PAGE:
Why has everyone suddenly become fearful?

29 06 2011

Jonathan N. Castle, CFP®, ChFC

The economy was in recovery; the bulls were stampeding through Wall Street, and for a few short months we had a general feeling that maybe – just maybe – all would be well with the economic world.  Then things seemed to fall apart – first we had a Tsunami and a potential nuclear disaster in Japan; then President Mubarek of Egypt was ousted, and then we started dropping bombs on Lybia.  To top it off, Greece will probably go bankrupt – if not soon, then certainly at some point in the future, and everyone in the US is wondering if that will be our own future if our brilliant congressional leaders can’t quit their squabbling and decide one way or another on our own budget deficit.  Do we simply raise our own debt ceiling, allowing our government to put us deeper in debt, do we default on some of our debt, or do we cut deeply into some highly sensitive entitlement programs to try and balance the budget?  QE2 is ending, so the Federal gravy train of free money is coming to an end, right?  To top it off, the market has been floundering around – falling one day and rising the next with no clear direction, reminding us of the ever present danger of a sustained bear market that may push all of our retirements back a few more years.

So what happened?  What should you do?

Well – since everyone’s situation is different, I’ll start off with some assumptions.  In my experience, individuals who are generally successful investors have the following characteristics, so I am going to assume that if you are reading this – then you have met the following criteria.  If not – then disregard anything and everything I say.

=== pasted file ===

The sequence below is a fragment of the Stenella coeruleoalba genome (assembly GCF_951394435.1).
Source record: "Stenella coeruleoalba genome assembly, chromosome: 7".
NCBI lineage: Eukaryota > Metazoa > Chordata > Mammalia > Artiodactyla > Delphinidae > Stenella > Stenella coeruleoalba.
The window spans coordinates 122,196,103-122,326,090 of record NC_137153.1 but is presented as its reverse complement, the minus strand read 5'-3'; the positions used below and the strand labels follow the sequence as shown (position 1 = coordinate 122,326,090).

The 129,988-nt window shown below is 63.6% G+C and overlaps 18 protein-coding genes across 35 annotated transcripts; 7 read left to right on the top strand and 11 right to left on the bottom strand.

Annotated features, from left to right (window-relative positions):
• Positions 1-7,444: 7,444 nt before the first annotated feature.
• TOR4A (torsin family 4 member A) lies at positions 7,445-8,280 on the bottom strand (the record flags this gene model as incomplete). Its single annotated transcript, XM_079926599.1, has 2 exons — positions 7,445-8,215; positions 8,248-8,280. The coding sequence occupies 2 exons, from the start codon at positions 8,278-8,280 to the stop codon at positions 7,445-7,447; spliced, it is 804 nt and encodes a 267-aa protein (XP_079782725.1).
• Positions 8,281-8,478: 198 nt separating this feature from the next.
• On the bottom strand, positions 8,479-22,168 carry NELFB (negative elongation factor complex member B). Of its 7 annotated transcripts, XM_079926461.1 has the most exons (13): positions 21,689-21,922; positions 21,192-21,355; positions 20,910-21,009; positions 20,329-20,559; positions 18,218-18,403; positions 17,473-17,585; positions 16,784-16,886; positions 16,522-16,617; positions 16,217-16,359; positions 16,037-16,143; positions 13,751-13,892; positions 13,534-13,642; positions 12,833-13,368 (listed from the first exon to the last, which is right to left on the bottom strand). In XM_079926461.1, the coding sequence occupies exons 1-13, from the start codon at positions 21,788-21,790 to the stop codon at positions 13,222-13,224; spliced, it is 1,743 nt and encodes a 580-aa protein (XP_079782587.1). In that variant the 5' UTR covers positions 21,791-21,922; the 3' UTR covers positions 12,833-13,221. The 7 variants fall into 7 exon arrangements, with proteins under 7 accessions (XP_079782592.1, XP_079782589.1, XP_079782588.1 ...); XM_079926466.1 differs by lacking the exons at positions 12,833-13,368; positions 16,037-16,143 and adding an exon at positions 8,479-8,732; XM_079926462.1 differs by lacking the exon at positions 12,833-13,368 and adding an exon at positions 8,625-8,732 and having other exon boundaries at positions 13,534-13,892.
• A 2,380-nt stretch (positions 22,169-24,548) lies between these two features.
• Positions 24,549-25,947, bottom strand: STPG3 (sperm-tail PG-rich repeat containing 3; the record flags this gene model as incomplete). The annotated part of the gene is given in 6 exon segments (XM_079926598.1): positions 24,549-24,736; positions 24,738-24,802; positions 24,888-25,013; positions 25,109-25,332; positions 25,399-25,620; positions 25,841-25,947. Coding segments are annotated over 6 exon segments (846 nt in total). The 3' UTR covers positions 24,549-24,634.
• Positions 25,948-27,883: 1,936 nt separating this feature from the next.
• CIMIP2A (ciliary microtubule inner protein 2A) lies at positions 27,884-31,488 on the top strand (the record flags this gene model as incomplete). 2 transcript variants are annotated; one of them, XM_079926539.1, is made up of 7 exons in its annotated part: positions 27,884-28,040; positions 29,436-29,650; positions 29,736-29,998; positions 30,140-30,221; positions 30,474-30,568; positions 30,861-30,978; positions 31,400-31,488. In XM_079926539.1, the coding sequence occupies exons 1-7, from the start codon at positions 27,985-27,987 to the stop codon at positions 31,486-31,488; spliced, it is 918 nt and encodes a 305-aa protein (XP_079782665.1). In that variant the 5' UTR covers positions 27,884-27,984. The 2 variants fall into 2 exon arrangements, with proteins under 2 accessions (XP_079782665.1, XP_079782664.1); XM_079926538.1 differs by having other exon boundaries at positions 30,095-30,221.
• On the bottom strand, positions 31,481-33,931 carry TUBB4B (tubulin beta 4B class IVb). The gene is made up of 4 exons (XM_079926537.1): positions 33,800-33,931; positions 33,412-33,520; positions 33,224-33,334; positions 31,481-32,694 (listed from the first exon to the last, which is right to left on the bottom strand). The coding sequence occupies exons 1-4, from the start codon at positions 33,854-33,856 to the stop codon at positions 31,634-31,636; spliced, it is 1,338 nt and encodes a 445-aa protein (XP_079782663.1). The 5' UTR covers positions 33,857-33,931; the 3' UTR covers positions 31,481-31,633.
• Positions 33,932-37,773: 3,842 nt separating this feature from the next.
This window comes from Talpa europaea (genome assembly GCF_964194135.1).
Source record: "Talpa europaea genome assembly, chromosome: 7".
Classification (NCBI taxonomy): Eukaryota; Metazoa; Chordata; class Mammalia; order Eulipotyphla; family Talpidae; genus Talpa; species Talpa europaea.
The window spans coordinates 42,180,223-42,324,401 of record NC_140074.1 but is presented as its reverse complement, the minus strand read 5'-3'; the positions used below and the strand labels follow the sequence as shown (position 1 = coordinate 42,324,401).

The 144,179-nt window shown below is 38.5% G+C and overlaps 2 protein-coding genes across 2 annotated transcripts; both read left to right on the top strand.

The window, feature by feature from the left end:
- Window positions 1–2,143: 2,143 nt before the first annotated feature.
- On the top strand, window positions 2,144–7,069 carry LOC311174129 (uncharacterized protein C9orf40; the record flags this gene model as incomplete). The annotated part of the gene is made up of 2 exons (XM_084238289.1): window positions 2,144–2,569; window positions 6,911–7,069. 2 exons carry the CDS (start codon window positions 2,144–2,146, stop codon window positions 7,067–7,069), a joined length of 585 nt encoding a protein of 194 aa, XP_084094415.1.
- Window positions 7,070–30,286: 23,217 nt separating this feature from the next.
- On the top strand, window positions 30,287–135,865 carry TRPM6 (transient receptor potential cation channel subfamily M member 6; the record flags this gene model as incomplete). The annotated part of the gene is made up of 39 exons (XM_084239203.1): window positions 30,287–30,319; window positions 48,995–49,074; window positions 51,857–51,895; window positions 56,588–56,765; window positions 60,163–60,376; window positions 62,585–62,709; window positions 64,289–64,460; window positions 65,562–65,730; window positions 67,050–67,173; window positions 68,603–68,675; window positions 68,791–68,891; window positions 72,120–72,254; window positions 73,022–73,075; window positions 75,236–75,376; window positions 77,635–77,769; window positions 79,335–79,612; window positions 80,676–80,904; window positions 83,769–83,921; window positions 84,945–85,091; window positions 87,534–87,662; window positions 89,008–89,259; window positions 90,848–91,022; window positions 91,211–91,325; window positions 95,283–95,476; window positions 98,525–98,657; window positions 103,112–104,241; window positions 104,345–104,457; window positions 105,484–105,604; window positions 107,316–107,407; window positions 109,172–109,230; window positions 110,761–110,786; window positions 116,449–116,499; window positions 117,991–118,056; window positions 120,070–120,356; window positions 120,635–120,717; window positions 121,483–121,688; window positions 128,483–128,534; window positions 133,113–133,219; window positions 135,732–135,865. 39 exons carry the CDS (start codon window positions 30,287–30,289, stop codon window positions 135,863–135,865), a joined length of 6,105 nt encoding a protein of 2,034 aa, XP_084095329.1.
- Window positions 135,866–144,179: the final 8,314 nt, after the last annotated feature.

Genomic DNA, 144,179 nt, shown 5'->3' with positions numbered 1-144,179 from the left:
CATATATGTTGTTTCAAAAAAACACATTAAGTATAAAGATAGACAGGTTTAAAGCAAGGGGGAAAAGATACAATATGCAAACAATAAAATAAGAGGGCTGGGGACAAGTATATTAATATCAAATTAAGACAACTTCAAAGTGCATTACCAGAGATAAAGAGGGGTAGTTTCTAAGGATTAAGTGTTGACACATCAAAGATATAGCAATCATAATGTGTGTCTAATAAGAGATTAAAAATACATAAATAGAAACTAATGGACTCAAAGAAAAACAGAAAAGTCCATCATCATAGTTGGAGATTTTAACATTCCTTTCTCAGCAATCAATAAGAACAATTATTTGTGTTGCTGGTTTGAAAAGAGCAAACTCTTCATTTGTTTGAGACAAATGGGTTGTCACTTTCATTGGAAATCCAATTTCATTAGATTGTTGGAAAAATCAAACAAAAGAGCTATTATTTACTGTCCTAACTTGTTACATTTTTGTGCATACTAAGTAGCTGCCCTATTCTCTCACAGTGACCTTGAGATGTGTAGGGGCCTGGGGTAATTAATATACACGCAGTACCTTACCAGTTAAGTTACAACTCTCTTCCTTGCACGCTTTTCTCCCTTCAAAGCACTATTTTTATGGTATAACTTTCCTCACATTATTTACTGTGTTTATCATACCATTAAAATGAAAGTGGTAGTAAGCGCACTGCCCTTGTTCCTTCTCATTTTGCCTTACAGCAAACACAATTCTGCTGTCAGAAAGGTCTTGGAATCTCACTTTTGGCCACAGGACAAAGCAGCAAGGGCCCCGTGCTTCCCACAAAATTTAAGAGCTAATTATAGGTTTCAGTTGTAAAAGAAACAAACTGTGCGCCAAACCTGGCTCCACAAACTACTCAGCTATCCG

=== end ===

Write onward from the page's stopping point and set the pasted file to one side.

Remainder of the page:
1)  You have an investment PHILOSOPHY (i.e., set of guiding beliefs and a repeatable strategy) that you believe in enough to stick to through the long term.  You are aware that events that effect financial markets continually happen and are often unpredictible – therefore, your investment PHILOSOPHY provides you guidance on how you build your investment portfolio, and does not change from day to day.  You are also aware that, contrary to what Wall Street and the mass media (which is in their pocket, by the way) constantly advocate – “buy when the market is going to go up, sell when it is going to go down,” is NOT an investment PHILOSOPHY.  It is an investment FANTASY.

2)  You have carefully measured your risk tolerance.  This means that you know EXACTLY how much your portfolio can drop before you even THINK about making any changes to your overall strategy.